The bid to put a professional football stadium in Inglewood gained speed Monday as organizers filed more than twice as many signatures as they needed to put the project to a vote.
A group financed by Hollywood Park Land Co., which wants to build an 80,000-seat
If Los Angeles County election officials verify 9,000 signatures, the measure could go up for a vote in Inglewood as soon as this summer.
Both the size and speed of the effort is a big show of support for the project, said Gerard McCallum, an executive with Hollywood Park, which is a partnership among
A group financed by Hollywood Park launched the petition drive just three weeks ago, hitting town hall meetings and civic events across the South Bay city, and got nearly 40% of Inglewood's registered voters to sign.
"The people of Inglewood are sending a clear and powerful message that this project is vital for our future," McCallum said.
Inglewood Mayor James Butts, a stadium supporter, echoed those sentiments and noted that, although the campaign had 180 days to gather signatures, it needed just 18.
"Here's what it says about the community's belief in the project and the desire for the project," he said. "That in overwhelming numbers in a short period of time they made a statement that is favorable toward it."
The measure itself would update the redevelopment plan for the 238-acre racetrack site, adding an additional 60 acres across the street from the Forum, beefing up office and retail space, and reducing the number of homes from about 3,000 to 2,500. The racetrack closed in late 2013 after 75 years in operation, and the Forum reopened the same year as a refurbished concert venue.
Hollywood Park and Inglewood officials have said that no public money would be spent upfront on the multibillion-dollar project — though $60 million in road and sewer costs would eventually be paid back to the developer through tax money — and they promise thousands of new jobs and more than $25 million a year in new tax revenue.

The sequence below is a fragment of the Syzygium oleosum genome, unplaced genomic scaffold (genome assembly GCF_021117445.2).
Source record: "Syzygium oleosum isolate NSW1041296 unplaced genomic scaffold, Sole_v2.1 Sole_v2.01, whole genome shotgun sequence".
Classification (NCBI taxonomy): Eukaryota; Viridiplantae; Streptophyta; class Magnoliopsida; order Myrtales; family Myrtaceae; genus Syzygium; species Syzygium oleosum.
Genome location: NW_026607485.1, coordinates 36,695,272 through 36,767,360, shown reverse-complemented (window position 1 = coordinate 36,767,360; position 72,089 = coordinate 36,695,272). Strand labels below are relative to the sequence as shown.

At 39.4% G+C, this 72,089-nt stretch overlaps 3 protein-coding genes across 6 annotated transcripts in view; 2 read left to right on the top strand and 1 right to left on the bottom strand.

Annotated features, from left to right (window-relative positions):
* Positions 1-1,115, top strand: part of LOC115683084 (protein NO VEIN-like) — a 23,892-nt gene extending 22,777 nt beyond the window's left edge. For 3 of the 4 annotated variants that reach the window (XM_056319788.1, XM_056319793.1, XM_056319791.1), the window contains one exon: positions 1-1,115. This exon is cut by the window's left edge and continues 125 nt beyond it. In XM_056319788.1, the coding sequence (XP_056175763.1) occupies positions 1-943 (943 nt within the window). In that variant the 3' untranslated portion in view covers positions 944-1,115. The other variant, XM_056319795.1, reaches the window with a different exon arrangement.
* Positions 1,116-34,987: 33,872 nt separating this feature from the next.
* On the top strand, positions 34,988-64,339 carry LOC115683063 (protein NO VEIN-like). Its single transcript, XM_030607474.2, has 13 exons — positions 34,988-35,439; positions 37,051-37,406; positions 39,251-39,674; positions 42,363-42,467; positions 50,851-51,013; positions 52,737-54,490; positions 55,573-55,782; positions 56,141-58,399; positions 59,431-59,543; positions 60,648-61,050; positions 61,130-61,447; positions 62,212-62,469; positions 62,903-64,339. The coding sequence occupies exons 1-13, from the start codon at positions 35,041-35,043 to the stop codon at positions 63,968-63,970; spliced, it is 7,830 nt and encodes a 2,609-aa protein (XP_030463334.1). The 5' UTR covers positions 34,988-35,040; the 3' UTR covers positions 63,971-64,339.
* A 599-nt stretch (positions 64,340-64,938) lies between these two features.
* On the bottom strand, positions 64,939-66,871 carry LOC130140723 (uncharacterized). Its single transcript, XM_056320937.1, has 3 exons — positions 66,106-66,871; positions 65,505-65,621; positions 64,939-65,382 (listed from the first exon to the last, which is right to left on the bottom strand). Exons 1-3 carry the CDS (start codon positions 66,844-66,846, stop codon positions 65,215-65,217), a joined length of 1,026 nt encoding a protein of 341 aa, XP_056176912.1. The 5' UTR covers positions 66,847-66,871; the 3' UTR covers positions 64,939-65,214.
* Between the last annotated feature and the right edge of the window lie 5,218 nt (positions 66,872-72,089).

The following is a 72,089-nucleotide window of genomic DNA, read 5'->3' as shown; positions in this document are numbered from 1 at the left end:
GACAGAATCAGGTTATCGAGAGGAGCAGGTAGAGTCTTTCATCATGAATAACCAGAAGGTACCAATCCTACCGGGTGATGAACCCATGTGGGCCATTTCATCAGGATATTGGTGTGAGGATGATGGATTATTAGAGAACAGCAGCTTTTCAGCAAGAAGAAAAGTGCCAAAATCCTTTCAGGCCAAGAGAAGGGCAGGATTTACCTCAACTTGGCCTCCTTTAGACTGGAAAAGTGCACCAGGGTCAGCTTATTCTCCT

By proposing the changes through an initiative petition, instead of the city's normal planning process, developers would avoid a time-consuming, costly and potentially legally risky environmental review.
And if the stadium hopes to lure an NFL tenant — be it Kroenke's Rams or some other team — time is of the essence.
The NFL has said no teams would relocate in the offseason that begins after this Sunday's Super Bowl, but the window for franchises to apply to the league to move after the 2015 season is less than a year away.
Hollywood Park has said it aims to start work on the stadium by December, with or without a team, and doing so would probably bolster its chances of landing a franchise.
A team of St. Louis civic leaders is working on a $900-million stadium plan to replace the outdated Edward Jones Dome in a bid to keep the Rams. The Rams, as expected, said Monday that they're converting to a one-year lease.
St. Louis still needs to buy land and secure roughly $400 million in state financing. Other proposed stadiums in downtown Los Angeles and the City of Industry have local approvals but no team attached.